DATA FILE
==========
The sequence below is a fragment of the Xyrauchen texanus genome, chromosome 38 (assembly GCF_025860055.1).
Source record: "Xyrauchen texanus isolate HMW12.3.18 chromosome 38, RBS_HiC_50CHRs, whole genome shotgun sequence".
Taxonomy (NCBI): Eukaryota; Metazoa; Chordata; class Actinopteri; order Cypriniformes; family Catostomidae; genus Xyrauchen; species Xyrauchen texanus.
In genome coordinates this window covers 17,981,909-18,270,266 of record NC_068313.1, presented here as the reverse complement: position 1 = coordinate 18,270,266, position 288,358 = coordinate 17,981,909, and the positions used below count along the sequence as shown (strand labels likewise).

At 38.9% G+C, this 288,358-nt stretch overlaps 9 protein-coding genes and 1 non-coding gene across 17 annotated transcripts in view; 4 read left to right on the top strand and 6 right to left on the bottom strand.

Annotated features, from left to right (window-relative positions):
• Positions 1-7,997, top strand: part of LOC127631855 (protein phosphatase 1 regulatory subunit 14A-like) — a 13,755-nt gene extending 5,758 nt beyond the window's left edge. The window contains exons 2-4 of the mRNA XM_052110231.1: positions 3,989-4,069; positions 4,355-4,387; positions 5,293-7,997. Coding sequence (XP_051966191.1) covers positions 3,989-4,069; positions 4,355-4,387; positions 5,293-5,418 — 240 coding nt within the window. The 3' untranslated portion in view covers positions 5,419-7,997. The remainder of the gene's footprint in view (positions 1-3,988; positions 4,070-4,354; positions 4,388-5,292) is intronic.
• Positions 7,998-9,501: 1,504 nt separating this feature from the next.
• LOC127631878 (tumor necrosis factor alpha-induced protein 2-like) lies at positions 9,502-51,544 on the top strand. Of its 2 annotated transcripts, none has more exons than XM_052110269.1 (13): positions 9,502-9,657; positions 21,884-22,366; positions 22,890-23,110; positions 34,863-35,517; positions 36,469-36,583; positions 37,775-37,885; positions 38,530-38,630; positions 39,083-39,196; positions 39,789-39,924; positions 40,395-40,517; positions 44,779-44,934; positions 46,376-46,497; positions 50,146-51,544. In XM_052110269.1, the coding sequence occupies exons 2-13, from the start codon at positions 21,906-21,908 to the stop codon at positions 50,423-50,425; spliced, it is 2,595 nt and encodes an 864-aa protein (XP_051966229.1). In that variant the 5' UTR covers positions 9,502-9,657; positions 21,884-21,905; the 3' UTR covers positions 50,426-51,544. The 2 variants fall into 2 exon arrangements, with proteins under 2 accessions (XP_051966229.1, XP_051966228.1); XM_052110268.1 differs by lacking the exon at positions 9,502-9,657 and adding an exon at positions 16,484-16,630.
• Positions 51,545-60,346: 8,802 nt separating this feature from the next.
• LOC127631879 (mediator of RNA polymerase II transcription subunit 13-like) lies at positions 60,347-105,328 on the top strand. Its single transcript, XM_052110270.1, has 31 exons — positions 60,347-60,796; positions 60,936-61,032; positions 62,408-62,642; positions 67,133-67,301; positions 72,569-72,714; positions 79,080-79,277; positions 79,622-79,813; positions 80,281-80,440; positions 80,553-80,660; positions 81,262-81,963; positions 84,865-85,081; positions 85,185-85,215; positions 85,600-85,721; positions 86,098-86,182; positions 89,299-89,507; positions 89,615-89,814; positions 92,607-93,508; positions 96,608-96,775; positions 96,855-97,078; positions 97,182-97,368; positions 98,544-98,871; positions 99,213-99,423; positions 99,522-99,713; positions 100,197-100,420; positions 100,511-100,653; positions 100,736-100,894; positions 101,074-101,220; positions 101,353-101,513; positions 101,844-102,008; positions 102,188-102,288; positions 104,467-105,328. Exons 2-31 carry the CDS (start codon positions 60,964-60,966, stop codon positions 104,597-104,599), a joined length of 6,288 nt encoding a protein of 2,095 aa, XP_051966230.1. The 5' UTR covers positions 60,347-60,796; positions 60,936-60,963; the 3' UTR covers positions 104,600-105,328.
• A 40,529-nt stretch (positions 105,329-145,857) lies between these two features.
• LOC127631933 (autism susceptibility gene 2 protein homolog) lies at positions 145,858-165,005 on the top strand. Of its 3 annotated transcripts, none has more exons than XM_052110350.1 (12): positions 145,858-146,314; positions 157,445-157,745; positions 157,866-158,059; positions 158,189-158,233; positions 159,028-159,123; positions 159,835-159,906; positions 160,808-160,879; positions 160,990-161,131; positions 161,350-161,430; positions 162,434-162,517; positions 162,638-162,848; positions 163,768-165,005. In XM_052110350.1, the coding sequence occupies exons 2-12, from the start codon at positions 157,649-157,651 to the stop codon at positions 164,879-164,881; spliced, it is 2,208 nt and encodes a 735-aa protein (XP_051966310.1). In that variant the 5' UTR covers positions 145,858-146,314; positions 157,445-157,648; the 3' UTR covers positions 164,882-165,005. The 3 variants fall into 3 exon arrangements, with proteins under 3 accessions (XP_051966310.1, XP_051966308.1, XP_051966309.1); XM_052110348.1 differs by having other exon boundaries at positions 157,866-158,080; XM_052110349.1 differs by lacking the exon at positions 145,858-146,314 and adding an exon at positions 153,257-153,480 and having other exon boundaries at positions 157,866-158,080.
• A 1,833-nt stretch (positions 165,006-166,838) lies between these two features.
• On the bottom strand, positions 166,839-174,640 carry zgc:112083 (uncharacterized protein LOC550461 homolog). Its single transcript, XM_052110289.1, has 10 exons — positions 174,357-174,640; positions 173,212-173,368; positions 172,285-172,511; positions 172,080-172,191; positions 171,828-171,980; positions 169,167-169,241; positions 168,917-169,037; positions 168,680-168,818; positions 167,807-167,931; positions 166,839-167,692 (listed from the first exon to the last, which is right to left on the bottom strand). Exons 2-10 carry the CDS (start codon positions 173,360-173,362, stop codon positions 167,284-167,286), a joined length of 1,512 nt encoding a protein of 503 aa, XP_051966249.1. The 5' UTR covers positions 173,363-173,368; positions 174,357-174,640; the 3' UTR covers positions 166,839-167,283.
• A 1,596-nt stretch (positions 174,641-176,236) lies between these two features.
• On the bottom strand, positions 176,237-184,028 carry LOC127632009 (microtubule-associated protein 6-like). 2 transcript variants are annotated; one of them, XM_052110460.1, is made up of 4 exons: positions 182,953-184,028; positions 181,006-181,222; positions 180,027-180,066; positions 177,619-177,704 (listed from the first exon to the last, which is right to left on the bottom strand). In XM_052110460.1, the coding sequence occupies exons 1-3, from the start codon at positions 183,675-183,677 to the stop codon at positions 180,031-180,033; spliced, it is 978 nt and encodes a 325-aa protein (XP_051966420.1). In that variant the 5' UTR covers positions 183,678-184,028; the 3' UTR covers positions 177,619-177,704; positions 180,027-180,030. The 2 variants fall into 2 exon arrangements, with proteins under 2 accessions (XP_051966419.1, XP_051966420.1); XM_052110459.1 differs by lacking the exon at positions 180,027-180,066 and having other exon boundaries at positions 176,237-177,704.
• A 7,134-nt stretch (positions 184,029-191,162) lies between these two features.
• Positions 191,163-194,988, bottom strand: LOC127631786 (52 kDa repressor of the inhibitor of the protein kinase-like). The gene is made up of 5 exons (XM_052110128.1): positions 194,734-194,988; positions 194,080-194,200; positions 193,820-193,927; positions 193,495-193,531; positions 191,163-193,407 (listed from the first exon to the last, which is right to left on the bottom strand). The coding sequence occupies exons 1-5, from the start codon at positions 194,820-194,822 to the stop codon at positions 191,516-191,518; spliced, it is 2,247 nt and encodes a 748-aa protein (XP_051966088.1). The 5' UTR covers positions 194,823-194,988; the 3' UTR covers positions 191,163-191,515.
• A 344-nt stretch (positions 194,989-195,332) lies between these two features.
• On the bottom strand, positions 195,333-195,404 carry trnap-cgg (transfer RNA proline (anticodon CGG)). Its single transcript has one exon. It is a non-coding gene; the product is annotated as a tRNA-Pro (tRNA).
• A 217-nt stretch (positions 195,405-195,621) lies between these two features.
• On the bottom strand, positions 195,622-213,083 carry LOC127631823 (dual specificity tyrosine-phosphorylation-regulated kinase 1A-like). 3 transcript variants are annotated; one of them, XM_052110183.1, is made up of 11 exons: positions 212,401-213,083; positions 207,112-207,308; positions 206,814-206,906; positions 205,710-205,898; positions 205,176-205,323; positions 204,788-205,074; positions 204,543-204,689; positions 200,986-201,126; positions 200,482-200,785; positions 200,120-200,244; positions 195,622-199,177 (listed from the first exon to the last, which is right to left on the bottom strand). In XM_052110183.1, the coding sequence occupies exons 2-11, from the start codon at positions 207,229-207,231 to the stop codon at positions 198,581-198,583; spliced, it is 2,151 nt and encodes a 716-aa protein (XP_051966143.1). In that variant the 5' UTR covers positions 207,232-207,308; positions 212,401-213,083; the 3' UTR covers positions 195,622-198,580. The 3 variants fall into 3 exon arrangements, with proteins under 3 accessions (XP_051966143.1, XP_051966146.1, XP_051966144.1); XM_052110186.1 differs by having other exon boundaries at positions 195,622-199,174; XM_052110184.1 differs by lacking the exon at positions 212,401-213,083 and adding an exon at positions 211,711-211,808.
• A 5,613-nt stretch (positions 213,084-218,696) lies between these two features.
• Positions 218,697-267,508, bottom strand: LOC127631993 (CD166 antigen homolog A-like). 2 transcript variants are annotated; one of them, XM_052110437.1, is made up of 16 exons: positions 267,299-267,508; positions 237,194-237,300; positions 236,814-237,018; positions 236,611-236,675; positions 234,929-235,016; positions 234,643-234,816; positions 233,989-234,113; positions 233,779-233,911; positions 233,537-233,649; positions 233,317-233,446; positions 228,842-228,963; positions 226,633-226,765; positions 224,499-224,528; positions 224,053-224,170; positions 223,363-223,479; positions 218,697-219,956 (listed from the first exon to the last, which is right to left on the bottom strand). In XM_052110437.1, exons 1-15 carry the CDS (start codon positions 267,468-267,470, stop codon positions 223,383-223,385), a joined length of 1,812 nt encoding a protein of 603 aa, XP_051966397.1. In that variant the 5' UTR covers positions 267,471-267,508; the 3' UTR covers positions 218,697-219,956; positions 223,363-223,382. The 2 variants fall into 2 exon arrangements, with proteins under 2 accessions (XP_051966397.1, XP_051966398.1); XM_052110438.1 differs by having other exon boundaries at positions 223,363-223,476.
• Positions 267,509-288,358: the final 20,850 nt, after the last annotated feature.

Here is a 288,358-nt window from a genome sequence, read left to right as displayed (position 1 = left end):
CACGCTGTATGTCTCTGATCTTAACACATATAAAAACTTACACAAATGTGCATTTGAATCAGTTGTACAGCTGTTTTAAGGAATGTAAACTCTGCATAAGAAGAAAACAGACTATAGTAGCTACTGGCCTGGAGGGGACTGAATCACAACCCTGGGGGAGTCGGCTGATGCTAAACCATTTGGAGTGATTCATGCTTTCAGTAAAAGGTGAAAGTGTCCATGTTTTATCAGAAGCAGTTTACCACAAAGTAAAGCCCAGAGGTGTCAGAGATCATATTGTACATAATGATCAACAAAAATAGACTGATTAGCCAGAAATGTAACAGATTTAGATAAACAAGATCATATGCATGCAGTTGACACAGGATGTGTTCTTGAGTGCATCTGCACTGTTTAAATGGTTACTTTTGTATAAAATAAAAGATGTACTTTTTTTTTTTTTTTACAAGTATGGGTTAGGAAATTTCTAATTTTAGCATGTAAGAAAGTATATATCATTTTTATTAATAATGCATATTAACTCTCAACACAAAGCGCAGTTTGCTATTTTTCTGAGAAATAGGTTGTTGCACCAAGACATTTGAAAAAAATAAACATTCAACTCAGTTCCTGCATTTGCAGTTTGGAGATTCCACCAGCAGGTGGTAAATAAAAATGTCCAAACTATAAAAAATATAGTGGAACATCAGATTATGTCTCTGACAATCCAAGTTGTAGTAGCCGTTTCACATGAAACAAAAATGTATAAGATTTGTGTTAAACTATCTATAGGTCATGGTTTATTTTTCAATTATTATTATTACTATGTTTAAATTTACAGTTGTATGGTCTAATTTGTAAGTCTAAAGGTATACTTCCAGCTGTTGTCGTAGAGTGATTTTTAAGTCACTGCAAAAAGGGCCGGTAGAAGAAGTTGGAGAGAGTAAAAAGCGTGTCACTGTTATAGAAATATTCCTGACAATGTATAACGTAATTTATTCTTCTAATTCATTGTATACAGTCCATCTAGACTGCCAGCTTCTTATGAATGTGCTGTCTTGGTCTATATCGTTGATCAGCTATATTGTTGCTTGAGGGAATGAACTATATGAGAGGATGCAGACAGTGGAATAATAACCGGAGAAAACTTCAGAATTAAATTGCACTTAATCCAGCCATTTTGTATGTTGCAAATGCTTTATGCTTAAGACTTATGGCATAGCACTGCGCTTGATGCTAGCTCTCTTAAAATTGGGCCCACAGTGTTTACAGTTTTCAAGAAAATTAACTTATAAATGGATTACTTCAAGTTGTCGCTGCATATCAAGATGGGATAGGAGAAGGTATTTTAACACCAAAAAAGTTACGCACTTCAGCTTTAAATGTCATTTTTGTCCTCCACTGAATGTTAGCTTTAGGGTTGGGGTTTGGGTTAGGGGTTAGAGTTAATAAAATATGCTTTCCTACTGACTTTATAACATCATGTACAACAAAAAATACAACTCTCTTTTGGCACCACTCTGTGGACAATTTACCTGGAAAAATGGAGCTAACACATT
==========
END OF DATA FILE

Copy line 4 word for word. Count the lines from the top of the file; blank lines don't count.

In genome coordinates this window covers 17,981,909-18,270,266 of record NC_068313.1, presented here as the reverse complement: position 1 = coordinate 18,270,266, position 288,358 = coordinate 17,981,909, and the positions used below count along the sequence as shown (strand labels likewise).